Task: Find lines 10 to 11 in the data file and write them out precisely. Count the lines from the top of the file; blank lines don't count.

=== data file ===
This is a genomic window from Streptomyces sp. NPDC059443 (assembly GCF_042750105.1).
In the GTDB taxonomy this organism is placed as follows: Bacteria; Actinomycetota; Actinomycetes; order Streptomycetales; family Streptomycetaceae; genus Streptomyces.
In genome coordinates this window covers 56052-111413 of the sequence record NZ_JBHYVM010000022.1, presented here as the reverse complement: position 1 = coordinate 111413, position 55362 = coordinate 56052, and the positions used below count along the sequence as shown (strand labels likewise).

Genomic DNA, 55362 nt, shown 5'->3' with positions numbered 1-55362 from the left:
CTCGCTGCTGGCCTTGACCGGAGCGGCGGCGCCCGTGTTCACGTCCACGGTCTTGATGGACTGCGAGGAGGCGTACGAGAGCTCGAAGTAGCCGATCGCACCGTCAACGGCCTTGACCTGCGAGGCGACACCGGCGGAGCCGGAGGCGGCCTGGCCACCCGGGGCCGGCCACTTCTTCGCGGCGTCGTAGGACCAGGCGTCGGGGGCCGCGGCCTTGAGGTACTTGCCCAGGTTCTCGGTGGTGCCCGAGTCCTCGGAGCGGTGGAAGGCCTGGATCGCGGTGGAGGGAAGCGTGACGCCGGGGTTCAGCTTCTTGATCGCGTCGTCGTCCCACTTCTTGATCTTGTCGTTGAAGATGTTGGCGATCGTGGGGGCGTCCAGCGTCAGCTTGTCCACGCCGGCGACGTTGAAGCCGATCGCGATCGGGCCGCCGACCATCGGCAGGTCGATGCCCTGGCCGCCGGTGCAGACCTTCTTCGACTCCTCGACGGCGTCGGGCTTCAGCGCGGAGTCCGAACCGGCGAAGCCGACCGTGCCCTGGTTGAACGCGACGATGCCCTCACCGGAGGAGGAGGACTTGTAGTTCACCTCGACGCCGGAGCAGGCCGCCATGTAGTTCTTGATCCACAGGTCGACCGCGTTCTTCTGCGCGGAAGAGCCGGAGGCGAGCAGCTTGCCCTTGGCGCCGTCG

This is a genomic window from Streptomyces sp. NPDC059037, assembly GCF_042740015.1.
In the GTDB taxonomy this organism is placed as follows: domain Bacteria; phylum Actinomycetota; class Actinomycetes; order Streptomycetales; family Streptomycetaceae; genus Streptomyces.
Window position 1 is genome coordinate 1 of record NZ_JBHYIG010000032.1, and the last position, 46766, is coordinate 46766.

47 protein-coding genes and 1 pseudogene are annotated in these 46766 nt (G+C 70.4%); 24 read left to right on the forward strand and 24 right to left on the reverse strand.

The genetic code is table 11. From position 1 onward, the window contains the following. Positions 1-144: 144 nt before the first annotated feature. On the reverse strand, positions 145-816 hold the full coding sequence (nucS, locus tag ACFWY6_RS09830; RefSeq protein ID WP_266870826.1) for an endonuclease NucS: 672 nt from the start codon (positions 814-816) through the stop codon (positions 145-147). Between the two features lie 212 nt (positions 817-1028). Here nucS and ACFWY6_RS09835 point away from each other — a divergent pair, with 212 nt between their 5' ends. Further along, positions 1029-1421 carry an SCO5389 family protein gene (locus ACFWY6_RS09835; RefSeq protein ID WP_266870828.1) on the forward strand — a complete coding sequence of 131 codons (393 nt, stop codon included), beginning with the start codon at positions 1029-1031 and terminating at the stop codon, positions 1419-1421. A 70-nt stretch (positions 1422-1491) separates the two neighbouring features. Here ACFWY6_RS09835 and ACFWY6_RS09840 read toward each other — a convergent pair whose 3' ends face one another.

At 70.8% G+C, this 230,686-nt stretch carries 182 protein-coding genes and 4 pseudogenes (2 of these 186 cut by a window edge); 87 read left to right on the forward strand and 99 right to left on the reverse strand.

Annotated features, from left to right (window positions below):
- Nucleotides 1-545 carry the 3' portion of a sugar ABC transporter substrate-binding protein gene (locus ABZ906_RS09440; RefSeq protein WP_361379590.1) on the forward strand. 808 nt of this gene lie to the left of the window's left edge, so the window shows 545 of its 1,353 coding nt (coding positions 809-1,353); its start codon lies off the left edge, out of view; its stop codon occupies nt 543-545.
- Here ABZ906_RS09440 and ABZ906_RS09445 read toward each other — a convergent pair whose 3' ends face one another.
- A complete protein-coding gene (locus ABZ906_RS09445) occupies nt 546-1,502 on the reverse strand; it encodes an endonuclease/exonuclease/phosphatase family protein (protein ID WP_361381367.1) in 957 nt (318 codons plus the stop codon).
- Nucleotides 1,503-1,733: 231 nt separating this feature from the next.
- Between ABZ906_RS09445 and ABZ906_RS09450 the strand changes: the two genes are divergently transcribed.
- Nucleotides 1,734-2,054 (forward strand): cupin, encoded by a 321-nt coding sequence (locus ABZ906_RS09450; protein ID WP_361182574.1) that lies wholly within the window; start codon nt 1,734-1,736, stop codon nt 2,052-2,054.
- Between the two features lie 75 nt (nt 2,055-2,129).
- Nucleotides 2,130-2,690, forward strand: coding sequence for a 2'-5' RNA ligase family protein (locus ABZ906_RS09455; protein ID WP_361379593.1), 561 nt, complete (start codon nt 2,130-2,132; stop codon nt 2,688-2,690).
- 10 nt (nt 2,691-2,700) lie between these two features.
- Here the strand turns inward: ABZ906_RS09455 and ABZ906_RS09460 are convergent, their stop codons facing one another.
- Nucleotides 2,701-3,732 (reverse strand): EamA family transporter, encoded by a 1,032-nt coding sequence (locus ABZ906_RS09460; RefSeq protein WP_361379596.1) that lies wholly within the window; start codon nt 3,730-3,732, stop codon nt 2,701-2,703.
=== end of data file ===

The genetic code is table 11. From position 1 onward, the window contains the following. Positions 1-144: 144 nt before the first annotated feature. On the reverse strand, positions 145-816 hold the full coding sequence (nucS, locus tag ACFWY6_RS09830; RefSeq protein ID WP_266870826.1) for an endonuclease NucS: 672 nt from the start codon (positions 814-816) through the stop codon (positions 145-147). Between the two features lie 212 nt (positions 817-1028). Here nucS and ACFWY6_RS09835 point away from each other — a divergent pair, with 212 nt between their 5' ends. Further along, positions 1029-1421 carry an SCO5389 family protein gene (locus ACFWY6_RS09835; RefSeq protein ID WP_266870828.1) on the forward strand — a complete coding sequence of 131 codons (393 nt, stop codon included), beginning with the start codon at positions 1029-1031 and terminating at the stop codon, positions 1419-1421. A 70-nt stretch (positions 1422-1491) separates the two neighbouring features. Here ACFWY6_RS09835 and ACFWY6_RS09840 read toward each other — a convergent pair whose 3' ends face one another.

At 70.8% G+C, this 230,686-nt stretch carries 182 protein-coding genes and 4 pseudogenes (2 of these 186 cut by a window edge); 87 read left to right on the forward strand and 99 right to left on the reverse strand.